Charlotte and Lina are gray-phased Eastern Screech Owls who were both injured by cars in North Carolina. Charlotte sustained a wing injury where Lina suffered an eye injury. Neither of these birds is releasable, as they could not easily capture their prey in the wild. These two female screeches share one aviary space at the Ruth Patrick Science Education Center and often nestle together in one of their boxes. This is fairly atypical because owls favor being solitary except when bonding with a mate. We believe these two females get along well due to being rehabilitated together.

The Eastern Screech Owl has many unique features including a call that is not a screech at all. These small statured owls make a series of soft trills and whinnies. They often sound like a horse, which is far from what we think of when we think of an owl’s call. The Eastern Screech Owl, like any raptor, eats only protein making it a carnivore. Charlotte and Lina each eat 1 to 2 “pups” or small rats at the Ruth Patrick. In the wild, they would devour rats, mice, small birds, crayfish, lizards and a surprising amount of insects. No seeds and berries for this bird of prey! Each day these birds will cough up an indigestible pellet of fur and bones. Breaking apart these small pellets can reveal quite the story of an owl’s diet.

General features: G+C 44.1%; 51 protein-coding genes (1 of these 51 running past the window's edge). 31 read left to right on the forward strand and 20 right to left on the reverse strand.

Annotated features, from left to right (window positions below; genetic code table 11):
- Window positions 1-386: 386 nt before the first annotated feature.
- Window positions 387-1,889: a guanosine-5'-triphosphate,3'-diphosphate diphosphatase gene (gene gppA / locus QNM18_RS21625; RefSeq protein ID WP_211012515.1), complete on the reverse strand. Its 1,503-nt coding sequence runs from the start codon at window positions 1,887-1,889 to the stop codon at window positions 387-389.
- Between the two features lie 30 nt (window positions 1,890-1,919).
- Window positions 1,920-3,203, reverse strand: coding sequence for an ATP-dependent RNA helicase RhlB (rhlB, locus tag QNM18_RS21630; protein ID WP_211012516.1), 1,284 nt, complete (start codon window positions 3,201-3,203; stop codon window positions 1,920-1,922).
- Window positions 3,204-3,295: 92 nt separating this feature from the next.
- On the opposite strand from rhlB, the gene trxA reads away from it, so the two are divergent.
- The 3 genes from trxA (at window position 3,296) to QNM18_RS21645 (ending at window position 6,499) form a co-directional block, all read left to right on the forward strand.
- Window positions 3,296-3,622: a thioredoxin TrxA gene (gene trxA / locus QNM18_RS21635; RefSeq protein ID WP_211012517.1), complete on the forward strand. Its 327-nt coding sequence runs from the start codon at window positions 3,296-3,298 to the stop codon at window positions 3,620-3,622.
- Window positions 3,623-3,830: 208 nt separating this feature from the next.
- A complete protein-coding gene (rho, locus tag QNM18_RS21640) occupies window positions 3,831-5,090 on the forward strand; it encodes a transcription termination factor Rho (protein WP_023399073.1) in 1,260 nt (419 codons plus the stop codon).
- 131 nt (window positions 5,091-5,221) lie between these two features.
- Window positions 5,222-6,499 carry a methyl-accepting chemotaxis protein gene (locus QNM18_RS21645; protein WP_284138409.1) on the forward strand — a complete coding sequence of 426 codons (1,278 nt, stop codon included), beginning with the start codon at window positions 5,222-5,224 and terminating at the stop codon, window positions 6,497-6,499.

Eastern Screech Owls are nocturnal and hunt predominately in the night hours. However, they can be spotted during both dusk and dawn searching for food. Their coloring can range from gray to reddish-brown. Interestingly enough, two gray screeches can produce offspring that are more reddish-brown in color. Lina is grayer in coloration than Charlotte who is more reddish-brown. Eastern Screeches have bright yellow eyes and are patterned with complex bands across their feathers to provide “tree bark” camouflage as they rest during the day. These screeches also sport feathery ear tufts that make them look like “batman” as our student visitors tell us.

Interesting Facts About Eastern Screech Owls:

  • Approx. 8 inches tall; fully grown
  • Mate for life usually one male, one female or one male, two females
  • Fly in a characteristic “U” shaped pattern
  • Both parents care for their young
Charlotte and Lina
Charlotte is on the left and Lina is on the right.

Special thanks to our generous donors who made this project possible.